One possible bias that may well prove important in interpreting the data above is that our results depend on data stemming from (thus far, very) selective testing for COVID-19. At one extreme, if no testing for COVID-19 is being done in an area, then our data will show no cases for that region even if the entire population is sick. And if the better-off, i.e., those in communities with low financial distress, are also more likely to get themselves tested, this will artificially inflate the number of COVID-19 cases in that region. With this bias in mind, it is perhaps even more surprising that we observe the number of cases in the second, third, and fourth quintiles surpassing those in the first quintile of financial distress. Moreover, deaths from COVID-19 are unlikely to be selectively reported. Thus, the very similar trends in Figures 1 and 2 suggest our broad conclusions are not being severely affected by the biases present in the current testing protocol.

That noted, the broader implication of this lack of random testing is that it hinders good policymaking. After all, the consequences of a shutdown of economic activity depend heavily on how likely it is that an infected person gets seriously ill or dies. However, as conveyed by Stock (2020), to know this we must first learn how big the asymptomatic population is. Until genuinely randomized testing is done, this cannot be known, making it an urgent priority for policymakers to know the benefits that they reap from strict social distancing guidelines.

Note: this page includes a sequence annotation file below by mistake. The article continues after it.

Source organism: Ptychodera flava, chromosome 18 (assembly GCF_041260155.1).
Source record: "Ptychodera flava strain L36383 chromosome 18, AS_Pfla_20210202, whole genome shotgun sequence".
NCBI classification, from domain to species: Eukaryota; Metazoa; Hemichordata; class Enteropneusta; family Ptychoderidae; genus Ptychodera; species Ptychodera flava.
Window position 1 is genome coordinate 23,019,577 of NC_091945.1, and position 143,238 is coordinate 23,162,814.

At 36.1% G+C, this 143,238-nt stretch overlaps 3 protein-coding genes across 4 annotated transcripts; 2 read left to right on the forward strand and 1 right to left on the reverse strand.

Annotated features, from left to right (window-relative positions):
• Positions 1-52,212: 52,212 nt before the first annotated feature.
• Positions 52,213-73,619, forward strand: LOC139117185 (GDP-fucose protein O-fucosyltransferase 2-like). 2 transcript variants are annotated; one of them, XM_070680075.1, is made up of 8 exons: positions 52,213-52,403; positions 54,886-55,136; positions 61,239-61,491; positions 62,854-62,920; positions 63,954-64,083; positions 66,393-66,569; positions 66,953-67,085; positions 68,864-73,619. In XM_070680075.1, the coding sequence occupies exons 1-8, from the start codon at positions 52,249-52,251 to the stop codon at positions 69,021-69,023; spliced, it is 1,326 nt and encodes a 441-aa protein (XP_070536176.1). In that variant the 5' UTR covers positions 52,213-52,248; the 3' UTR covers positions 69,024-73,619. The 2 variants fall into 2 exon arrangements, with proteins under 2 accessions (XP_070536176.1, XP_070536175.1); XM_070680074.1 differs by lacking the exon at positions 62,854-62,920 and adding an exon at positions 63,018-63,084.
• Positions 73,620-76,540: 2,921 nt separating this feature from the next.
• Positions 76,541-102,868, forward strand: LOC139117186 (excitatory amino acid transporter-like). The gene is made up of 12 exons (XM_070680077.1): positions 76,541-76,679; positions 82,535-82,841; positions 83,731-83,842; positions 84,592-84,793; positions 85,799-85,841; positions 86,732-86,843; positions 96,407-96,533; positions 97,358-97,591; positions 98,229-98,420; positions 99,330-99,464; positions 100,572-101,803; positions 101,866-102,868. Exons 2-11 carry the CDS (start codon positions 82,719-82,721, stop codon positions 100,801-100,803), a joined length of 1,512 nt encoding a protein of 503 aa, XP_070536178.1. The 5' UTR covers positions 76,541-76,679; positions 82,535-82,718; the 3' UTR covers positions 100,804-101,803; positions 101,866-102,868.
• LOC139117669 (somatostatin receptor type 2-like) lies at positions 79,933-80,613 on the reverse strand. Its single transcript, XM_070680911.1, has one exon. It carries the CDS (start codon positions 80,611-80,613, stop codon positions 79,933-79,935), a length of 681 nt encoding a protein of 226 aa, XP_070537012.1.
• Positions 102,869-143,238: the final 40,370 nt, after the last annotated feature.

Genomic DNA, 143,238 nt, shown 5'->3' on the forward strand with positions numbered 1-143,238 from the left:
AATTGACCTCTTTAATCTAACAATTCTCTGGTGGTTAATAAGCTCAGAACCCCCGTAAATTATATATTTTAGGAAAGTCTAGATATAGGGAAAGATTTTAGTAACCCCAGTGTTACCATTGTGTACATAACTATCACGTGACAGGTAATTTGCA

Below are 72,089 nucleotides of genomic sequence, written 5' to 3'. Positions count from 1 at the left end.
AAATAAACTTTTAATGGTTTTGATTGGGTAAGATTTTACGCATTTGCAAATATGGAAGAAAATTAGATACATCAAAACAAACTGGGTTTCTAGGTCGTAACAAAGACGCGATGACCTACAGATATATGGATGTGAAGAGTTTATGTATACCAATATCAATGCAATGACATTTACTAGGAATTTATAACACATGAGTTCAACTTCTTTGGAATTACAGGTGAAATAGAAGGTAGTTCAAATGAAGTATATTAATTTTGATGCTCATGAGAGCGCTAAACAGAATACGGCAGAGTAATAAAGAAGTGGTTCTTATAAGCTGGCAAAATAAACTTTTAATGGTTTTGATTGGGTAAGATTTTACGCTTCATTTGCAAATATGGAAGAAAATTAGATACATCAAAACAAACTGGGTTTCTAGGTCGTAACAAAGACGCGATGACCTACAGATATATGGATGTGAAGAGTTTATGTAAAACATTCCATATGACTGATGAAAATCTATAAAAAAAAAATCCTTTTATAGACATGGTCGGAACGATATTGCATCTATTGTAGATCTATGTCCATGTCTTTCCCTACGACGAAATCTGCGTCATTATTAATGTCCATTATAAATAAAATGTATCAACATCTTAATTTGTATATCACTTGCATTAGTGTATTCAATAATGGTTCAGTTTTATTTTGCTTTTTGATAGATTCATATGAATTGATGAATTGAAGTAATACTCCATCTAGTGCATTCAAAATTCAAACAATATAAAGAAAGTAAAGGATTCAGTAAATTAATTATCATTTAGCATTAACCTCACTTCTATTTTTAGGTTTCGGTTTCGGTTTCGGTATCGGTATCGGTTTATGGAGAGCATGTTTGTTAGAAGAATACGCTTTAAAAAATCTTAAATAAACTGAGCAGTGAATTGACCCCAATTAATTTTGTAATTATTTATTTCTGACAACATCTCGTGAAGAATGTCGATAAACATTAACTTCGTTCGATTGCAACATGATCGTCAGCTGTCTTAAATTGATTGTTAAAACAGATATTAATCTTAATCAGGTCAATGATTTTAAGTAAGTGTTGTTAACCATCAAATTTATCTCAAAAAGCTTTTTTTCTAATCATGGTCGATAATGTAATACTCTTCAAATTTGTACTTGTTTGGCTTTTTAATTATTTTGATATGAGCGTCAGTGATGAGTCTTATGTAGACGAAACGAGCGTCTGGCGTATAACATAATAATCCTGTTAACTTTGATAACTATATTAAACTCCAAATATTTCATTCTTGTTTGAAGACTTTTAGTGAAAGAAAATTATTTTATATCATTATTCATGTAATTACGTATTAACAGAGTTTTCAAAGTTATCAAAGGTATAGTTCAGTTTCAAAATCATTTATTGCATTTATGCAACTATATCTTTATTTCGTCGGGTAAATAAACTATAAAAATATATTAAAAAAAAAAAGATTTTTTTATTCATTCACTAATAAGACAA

In conclusion, it seems that COVID-19 spread most quickly in areas with low financial distress initially, but there is suggestive evidence that COVID-19 may spread most rapidly in highly financially distressed areas moving forward. If this is true, then special consideration should be given to how the financial position of distressed communities in particular might be supported in the coming relief efforts.

In our next series, we will examine a number of policy initiatives for doing so through the lens of a quantitative model and give some initial guidance on which policies may have the most beneficial results.


Katrik Athreya is executive vice president and director of research at the Federal Reserve Bank of Richmond. Ryan Mather is a research associate and Juan M. Sanchez is an assistant vice president at the Federal Reserve Bank of St. Louis. Jose Mustre-del-Rio is a senior economist at the Federal Reserve Bank of Kansas City.

 
1

As mentioned in part one of this series, we showed in a recent working paper, that communities in which a higher percentage of people are in financial distress will cut their consumption much more in reaction to an economic shock than communities where a lower percentage of people are financially distressed.

2

2018 is the most recent year available for this data.

3

Specifically, we set this threshold at one in 100,000 people for figure 1 and at one in 10 million for figure 2.


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Views expressed in this article are those of the authors and not necessarily those of the Federal Reserve Bank of Richmond or the Federal Reserve System.